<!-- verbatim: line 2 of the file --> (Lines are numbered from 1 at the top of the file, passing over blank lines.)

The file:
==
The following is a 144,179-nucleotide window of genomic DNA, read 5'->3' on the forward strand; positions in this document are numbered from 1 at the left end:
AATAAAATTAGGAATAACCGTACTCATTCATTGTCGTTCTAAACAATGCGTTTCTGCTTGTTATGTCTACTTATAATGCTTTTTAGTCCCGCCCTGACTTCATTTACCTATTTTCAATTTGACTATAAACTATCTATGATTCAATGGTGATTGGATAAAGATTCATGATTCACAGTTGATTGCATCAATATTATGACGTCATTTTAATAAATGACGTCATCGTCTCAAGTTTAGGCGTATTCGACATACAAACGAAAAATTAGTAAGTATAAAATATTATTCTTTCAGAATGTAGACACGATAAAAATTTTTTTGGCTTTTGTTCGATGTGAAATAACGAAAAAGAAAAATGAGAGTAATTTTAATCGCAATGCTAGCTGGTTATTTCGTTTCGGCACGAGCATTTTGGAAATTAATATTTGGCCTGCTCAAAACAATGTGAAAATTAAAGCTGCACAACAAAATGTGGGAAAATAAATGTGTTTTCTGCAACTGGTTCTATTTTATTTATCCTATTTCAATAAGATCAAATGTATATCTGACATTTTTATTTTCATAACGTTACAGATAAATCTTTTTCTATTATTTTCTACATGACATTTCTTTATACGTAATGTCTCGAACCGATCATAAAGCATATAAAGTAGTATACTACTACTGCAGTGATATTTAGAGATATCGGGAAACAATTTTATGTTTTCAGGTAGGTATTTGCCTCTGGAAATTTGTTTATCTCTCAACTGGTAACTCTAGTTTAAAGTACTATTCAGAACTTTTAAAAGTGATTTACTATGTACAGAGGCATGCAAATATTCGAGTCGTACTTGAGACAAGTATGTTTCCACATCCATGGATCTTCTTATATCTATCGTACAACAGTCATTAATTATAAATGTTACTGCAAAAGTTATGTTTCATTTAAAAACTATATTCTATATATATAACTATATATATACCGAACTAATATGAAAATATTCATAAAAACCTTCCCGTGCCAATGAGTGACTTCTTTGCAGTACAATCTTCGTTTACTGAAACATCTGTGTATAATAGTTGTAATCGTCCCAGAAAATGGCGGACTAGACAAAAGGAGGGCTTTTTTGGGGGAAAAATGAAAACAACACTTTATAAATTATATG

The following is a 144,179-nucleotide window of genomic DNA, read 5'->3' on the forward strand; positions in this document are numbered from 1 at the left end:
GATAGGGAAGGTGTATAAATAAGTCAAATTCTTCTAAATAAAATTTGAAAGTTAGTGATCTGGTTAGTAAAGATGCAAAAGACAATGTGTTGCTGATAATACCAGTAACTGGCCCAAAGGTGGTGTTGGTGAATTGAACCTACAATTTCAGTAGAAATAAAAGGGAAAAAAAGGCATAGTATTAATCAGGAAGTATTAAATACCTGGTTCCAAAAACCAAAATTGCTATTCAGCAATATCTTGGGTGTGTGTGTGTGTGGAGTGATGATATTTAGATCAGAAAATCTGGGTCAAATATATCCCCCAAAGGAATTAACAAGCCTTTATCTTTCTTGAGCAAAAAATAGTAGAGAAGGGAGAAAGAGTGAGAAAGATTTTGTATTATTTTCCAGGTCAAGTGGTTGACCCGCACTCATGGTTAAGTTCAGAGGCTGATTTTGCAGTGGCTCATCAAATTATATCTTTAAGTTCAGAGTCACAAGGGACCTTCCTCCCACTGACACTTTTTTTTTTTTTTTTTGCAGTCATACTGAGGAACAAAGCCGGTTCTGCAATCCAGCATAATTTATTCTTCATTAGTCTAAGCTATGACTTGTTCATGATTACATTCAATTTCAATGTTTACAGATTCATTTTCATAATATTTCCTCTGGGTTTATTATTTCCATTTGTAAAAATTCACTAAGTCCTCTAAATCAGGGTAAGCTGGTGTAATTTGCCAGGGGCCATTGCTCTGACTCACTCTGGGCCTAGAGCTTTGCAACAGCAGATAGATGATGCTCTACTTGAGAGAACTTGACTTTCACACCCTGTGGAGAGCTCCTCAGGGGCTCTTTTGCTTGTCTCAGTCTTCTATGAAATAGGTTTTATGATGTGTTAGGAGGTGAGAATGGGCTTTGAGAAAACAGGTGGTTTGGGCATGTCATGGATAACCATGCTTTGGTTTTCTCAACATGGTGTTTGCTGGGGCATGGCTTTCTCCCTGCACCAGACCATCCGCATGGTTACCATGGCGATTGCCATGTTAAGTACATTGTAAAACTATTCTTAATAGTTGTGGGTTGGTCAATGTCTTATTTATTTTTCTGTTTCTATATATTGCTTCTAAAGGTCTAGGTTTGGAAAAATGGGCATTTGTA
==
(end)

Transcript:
AATAAAATTAGGAATAACCGTACTCATTCATTGTCGTTCTAAACAATGCGTTTCTGCTTGTTATGTCTACTTATAATGCTTTTTAGTCCCGCCCTGACTTCATTTACCTATTTTCAATTTGACTATAAACTATCTATGATTCAATGGTGATTGGATAAAGATTCATGATTCACAGTTGATTGCATCAATATTATGACGTCATTTTAATAAATGACGTCATCGTCTCAAGTTTAGGCGTATTCGACATACAAACGAAAAATTAGTAAGTATAAAATATTATTCTTTCAGAATGTAGACACGATAAAAATTTTTTTGGCTTTTGTTCGATGTGAAATAACGAAAAAGAAAAATGAGAGTAATTTTAATCGCAATGCTAGCTGGTTATTTCGTTTCGGCACGAGCATTTTGGAAATTAATATTTGGCCTGCTCAAAACAATGTGAAAATTAAAGCTGCACAACAAAATGTGGGAAAATAAATGTGTTTTCTGCAACTGGTTCTATTTTATTTATCCTATTTCAATAAGATCAAATGTATATCTGACATTTTTATTTTCATAACGTTACAGATAAATCTTTTTCTATTATTTTCTACATGACATTTCTTTATACGTAATGTCTCGAACCGATCATAAAGCATATAAAGTAGTATACTACTACTGCAGTGATATTTAGAGATATCGGGAAACAATTTTATGTTTTCAGGTAGGTATTTGCCTCTGGAAATTTGTTTATCTCTCAACTGGTAACTCTAGTTTAAAGTACTATTCAGAACTTTTAAAAGTGATTTACTATGTACAGAGGCATGCAAATATTCGAGTCGTACTTGAGACAAGTATGTTTCCACATCCATGGATCTTCTTATATCTATCGTACAACAGTCATTAATTATAAATGTTACTGCAAAAGTTATGTTTCATTTAAAAACTATATTCTATATATATAACTATATATATACCGAACTAATATGAAAATATTCATAAAAACCTTCCCGTGCCAATGAGTGACTTCTTTGCAGTACAATCTTCGTTTACTGAAACATCTGTGTATAATAGTTGTAATCGTCCCAGAAAATGGCGGACTAGACAAAAGGAGGGCTTTTTTGGGGGAAAAATGAAAACAACACTTTATAAATTATATG